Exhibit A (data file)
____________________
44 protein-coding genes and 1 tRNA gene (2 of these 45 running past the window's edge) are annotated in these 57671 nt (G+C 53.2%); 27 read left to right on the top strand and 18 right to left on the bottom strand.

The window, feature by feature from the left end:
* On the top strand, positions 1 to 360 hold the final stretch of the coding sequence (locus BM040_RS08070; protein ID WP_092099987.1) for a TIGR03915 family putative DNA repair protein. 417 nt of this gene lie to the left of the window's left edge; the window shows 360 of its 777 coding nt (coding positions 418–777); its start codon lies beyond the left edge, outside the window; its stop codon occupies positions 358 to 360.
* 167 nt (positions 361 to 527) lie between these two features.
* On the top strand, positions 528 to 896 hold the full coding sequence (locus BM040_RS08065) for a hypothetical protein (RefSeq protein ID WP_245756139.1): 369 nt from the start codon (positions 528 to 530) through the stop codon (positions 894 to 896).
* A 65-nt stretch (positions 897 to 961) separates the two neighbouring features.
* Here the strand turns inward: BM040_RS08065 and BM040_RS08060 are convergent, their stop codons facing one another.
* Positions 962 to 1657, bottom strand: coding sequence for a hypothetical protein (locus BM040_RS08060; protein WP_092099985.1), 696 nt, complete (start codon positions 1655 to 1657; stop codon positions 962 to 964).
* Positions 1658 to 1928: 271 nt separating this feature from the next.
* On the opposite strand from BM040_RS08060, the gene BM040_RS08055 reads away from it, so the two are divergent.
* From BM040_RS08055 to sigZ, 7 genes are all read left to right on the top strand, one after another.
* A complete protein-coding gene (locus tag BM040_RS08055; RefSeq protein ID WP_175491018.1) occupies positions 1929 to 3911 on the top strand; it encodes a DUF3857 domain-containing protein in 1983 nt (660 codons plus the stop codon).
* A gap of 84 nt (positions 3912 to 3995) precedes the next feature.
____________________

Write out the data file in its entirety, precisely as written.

44 protein-coding genes and 1 tRNA gene (2 of these 45 running past the window's edge) are annotated in these 57671 nt (G+C 53.2%); 27 read left to right on the top strand and 18 right to left on the bottom strand.

The window, feature by feature from the left end:
* On the top strand, positions 1 to 360 hold the final stretch of the coding sequence (locus BM040_RS08070; protein ID WP_092099987.1) for a TIGR03915 family putative DNA repair protein. 417 nt of this gene lie to the left of the window's left edge; the window shows 360 of its 777 coding nt (coding positions 418–777); its start codon lies beyond the left edge, outside the window; its stop codon occupies positions 358 to 360.
* 167 nt (positions 361 to 527) lie between these two features.
* On the top strand, positions 528 to 896 hold the full coding sequence (locus BM040_RS08065) for a hypothetical protein (RefSeq protein ID WP_245756139.1): 369 nt from the start codon (positions 528 to 530) through the stop codon (positions 894 to 896).
* A 65-nt stretch (positions 897 to 961) separates the two neighbouring features.
* Here the strand turns inward: BM040_RS08065 and BM040_RS08060 are convergent, their stop codons facing one another.
* Positions 962 to 1657, bottom strand: coding sequence for a hypothetical protein (locus BM040_RS08060; protein WP_092099985.1), 696 nt, complete (start codon positions 1655 to 1657; stop codon positions 962 to 964).
* Positions 1658 to 1928: 271 nt separating this feature from the next.
* On the opposite strand from BM040_RS08060, the gene BM040_RS08055 reads away from it, so the two are divergent.
* From BM040_RS08055 to sigZ, 7 genes are all read left to right on the top strand, one after another.
* A complete protein-coding gene (locus tag BM040_RS08055; RefSeq protein ID WP_175491018.1) occupies positions 1929 to 3911 on the top strand; it encodes a DUF3857 domain-containing protein in 1983 nt (660 codons plus the stop codon).
* A gap of 84 nt (positions 3912 to 3995) precedes the next feature.